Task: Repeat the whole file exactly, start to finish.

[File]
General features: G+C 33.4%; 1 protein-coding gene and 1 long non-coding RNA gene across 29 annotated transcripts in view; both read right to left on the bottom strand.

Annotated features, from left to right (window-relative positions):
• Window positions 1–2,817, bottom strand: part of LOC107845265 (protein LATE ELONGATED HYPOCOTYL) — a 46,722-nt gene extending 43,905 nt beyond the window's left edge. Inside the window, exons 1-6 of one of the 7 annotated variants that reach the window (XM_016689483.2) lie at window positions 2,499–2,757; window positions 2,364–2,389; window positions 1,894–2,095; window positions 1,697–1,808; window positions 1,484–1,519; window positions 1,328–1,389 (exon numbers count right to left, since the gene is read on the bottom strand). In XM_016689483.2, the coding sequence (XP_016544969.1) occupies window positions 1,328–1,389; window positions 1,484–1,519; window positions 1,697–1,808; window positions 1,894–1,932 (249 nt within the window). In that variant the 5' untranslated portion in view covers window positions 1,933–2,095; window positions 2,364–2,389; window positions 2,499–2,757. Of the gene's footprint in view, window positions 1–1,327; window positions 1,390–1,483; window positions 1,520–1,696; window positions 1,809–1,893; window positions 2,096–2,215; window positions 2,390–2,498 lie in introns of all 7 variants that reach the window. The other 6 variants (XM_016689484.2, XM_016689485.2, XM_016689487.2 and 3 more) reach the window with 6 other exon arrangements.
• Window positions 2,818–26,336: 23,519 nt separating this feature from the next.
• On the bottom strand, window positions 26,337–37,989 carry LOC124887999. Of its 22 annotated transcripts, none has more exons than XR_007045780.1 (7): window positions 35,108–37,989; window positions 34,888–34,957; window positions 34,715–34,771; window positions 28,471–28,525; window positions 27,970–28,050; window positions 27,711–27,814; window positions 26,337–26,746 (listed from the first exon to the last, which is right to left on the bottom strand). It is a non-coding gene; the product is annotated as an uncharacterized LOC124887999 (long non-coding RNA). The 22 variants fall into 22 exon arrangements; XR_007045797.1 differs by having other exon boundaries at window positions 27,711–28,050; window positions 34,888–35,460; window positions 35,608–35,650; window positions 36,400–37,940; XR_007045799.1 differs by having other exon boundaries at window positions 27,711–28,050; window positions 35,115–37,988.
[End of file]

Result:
General features: G+C 33.4%; 1 protein-coding gene and 1 long non-coding RNA gene across 29 annotated transcripts in view; both read right to left on the bottom strand.

Annotated features, from left to right (window-relative positions):
• Window positions 1–2,817, bottom strand: part of LOC107845265 (protein LATE ELONGATED HYPOCOTYL) — a 46,722-nt gene extending 43,905 nt beyond the window's left edge. Inside the window, exons 1-6 of one of the 7 annotated variants that reach the window (XM_016689483.2) lie at window positions 2,499–2,757; window positions 2,364–2,389; window positions 1,894–2,095; window positions 1,697–1,808; window positions 1,484–1,519; window positions 1,328–1,389 (exon numbers count right to left, since the gene is read on the bottom strand). In XM_016689483.2, the coding sequence (XP_016544969.1) occupies window positions 1,328–1,389; window positions 1,484–1,519; window positions 1,697–1,808; window positions 1,894–1,932 (249 nt within the window). In that variant the 5' untranslated portion in view covers window positions 1,933–2,095; window positions 2,364–2,389; window positions 2,499–2,757. Of the gene's footprint in view, window positions 1–1,327; window positions 1,390–1,483; window positions 1,520–1,696; window positions 1,809–1,893; window positions 2,096–2,215; window positions 2,390–2,498 lie in introns of all 7 variants that reach the window. The other 6 variants (XM_016689484.2, XM_016689485.2, XM_016689487.2 and 3 more) reach the window with 6 other exon arrangements.
• Window positions 2,818–26,336: 23,519 nt separating this feature from the next.
• On the bottom strand, window positions 26,337–37,989 carry LOC124887999. Of its 22 annotated transcripts, none has more exons than XR_007045780.1 (7): window positions 35,108–37,989; window positions 34,888–34,957; window positions 34,715–34,771; window positions 28,471–28,525; window positions 27,970–28,050; window positions 27,711–27,814; window positions 26,337–26,746 (listed from the first exon to the last, which is right to left on the bottom strand). It is a non-coding gene; the product is annotated as an uncharacterized LOC124887999 (long non-coding RNA). The 22 variants fall into 22 exon arrangements; XR_007045797.1 differs by having other exon boundaries at window positions 27,711–28,050; window positions 34,888–35,460; window positions 35,608–35,650; window positions 36,400–37,940; XR_007045799.1 differs by having other exon boundaries at window positions 27,711–28,050; window positions 35,115–37,988.